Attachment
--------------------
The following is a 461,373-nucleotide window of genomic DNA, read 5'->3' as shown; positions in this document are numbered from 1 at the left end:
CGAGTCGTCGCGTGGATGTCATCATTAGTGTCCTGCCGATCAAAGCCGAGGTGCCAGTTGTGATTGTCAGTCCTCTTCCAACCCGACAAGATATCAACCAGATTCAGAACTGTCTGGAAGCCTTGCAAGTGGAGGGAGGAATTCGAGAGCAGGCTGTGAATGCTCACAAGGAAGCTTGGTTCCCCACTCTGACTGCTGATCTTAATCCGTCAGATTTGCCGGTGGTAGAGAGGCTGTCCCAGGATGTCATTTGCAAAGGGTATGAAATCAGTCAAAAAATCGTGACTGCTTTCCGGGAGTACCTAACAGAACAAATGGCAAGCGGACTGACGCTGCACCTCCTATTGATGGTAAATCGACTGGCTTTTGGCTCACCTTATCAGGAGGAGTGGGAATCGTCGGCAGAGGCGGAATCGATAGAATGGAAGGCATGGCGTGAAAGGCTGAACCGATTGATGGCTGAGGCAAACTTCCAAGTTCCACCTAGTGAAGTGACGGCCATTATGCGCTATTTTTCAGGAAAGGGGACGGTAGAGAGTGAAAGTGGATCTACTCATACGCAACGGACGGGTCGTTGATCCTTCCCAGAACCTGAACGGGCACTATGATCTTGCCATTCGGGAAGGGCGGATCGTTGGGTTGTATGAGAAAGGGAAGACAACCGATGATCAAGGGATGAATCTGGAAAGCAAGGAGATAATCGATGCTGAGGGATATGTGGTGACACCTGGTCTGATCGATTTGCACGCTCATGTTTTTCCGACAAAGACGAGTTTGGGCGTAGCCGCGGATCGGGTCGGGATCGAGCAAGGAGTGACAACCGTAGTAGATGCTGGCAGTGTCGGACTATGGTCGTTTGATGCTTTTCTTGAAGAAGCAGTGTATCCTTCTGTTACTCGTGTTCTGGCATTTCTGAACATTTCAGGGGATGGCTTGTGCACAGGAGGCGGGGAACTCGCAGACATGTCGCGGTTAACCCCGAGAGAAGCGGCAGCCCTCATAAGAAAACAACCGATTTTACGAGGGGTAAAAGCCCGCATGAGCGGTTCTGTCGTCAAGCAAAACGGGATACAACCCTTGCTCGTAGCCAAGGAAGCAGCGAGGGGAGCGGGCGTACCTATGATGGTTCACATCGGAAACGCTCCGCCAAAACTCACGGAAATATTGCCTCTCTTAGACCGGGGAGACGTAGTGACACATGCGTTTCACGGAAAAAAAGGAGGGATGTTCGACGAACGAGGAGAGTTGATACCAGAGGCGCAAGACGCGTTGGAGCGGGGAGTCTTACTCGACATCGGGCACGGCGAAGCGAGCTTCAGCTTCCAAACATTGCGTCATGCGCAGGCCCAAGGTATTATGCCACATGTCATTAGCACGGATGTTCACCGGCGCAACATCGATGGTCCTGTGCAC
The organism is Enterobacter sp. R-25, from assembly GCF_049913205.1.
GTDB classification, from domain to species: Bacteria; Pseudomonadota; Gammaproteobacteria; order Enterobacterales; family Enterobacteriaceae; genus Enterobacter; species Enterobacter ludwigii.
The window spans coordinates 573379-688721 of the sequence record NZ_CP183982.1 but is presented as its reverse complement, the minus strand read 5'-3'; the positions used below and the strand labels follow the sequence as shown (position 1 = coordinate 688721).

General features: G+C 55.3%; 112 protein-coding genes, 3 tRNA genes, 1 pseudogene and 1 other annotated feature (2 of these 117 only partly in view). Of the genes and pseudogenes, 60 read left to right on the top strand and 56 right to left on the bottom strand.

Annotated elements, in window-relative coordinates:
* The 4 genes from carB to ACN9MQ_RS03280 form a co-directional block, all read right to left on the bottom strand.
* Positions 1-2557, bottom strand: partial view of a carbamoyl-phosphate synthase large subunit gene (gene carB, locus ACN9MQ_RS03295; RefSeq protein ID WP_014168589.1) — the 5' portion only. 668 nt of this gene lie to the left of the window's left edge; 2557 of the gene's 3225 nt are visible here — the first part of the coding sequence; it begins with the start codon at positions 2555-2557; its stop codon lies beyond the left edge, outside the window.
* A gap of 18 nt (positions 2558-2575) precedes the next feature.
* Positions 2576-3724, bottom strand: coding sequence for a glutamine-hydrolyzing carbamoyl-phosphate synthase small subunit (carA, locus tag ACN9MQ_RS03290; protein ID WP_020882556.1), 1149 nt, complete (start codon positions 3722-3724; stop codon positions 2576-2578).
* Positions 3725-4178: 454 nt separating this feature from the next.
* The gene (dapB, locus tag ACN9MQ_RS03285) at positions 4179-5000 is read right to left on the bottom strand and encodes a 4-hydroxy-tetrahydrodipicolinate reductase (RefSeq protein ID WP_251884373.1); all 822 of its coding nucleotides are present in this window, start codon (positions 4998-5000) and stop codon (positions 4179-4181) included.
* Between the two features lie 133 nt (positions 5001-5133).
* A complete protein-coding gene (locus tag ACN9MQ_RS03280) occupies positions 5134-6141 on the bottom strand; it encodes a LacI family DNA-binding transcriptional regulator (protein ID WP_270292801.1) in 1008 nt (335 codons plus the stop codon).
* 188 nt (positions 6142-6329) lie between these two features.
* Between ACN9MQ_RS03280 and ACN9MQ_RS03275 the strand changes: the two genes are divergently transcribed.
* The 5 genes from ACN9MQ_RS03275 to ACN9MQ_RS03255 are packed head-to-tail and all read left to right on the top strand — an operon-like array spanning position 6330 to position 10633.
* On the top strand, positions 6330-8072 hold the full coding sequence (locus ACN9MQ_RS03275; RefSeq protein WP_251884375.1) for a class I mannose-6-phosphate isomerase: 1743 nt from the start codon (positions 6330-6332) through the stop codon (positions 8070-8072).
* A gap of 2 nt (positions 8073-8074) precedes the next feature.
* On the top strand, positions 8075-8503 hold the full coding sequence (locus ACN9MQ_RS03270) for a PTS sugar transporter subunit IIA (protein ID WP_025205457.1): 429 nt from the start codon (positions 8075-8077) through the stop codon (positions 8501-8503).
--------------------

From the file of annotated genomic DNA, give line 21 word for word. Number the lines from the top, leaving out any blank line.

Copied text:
* On the top strand, positions 8075-8503 hold the full coding sequence (locus ACN9MQ_RS03270) for a PTS sugar transporter subunit IIA (protein ID WP_025205457.1): 429 nt from the start codon (positions 8075-8077) through the stop codon (positions 8501-8503).